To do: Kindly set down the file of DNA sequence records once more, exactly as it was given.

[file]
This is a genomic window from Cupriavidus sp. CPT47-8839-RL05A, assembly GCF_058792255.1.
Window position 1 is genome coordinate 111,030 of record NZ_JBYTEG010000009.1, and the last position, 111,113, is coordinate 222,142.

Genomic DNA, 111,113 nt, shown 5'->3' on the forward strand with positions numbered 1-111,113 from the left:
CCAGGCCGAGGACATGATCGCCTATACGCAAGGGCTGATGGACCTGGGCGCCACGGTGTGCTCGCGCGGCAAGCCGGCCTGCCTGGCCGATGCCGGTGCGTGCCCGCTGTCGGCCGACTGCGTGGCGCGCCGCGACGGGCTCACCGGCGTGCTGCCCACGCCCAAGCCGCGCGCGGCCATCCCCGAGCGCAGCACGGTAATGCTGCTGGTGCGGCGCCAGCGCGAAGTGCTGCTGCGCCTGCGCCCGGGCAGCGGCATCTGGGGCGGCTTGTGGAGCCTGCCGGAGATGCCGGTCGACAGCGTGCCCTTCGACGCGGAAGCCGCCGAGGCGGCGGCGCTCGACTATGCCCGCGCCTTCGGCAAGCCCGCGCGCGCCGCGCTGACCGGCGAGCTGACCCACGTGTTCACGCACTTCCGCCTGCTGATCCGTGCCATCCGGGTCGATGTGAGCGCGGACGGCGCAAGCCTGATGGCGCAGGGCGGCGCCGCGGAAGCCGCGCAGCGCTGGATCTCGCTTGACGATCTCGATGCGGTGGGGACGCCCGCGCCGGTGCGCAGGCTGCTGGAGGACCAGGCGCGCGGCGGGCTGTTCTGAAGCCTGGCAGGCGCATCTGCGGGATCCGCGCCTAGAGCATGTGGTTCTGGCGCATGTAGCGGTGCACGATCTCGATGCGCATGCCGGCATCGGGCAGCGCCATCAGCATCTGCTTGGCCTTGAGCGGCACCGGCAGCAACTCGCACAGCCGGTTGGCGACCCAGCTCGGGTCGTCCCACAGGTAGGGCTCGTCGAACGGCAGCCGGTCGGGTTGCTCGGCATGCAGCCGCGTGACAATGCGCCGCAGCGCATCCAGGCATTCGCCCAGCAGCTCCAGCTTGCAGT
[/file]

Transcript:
This is a genomic window from Cupriavidus sp. CPT47-8839-RL05A, assembly GCF_058792255.1.
Window position 1 is genome coordinate 111,030 of record NZ_JBYTEG010000009.1, and the last position, 111,113, is coordinate 222,142.

Genomic DNA, 111,113 nt, shown 5'->3' on the forward strand with positions numbered 1-111,113 from the left:
CCAGGCCGAGGACATGATCGCCTATACGCAAGGGCTGATGGACCTGGGCGCCACGGTGTGCTCGCGCGGCAAGCCGGCCTGCCTGGCCGATGCCGGTGCGTGCCCGCTGTCGGCCGACTGCGTGGCGCGCCGCGACGGGCTCACCGGCGTGCTGCCCACGCCCAAGCCGCGCGCGGCCATCCCCGAGCGCAGCACGGTAATGCTGCTGGTGCGGCGCCAGCGCGAAGTGCTGCTGCGCCTGCGCCCGGGCAGCGGCATCTGGGGCGGCTTGTGGAGCCTGCCGGAGATGCCGGTCGACAGCGTGCCCTTCGACGCGGAAGCCGCCGAGGCGGCGGCGCTCGACTATGCCCGCGCCTTCGGCAAGCCCGCGCGCGCCGCGCTGACCGGCGAGCTGACCCACGTGTTCACGCACTTCCGCCTGCTGATCCGTGCCATCCGGGTCGATGTGAGCGCGGACGGCGCAAGCCTGATGGCGCAGGGCGGCGCCGCGGAAGCCGCGCAGCGCTGGATCTCGCTTGACGATCTCGATGCGGTGGGGACGCCCGCGCCGGTGCGCAGGCTGCTGGAGGACCAGGCGCGCGGCGGGCTGTTCTGAAGCCTGGCAGGCGCATCTGCGGGATCCGCGCCTAGAGCATGTGGTTCTGGCGCATGTAGCGGTGCACGATCTCGATGCGCATGCCGGCATCGGGCAGCGCCATCAGCATCTGCTTGGCCTTGAGCGGCACCGGCAGCAACTCGCACAGCCGGTTGGCGACCCAGCTCGGGTCGTCCCACAGGTAGGGCTCGTCGAACGGCAGCCGGTCGGGTTGCTCGGCATGCAGCCGCGTGACAATGCGCCGCAGCGCATCCAGGCATTCGCCCAGCAGCTCCAGCTTGCAGT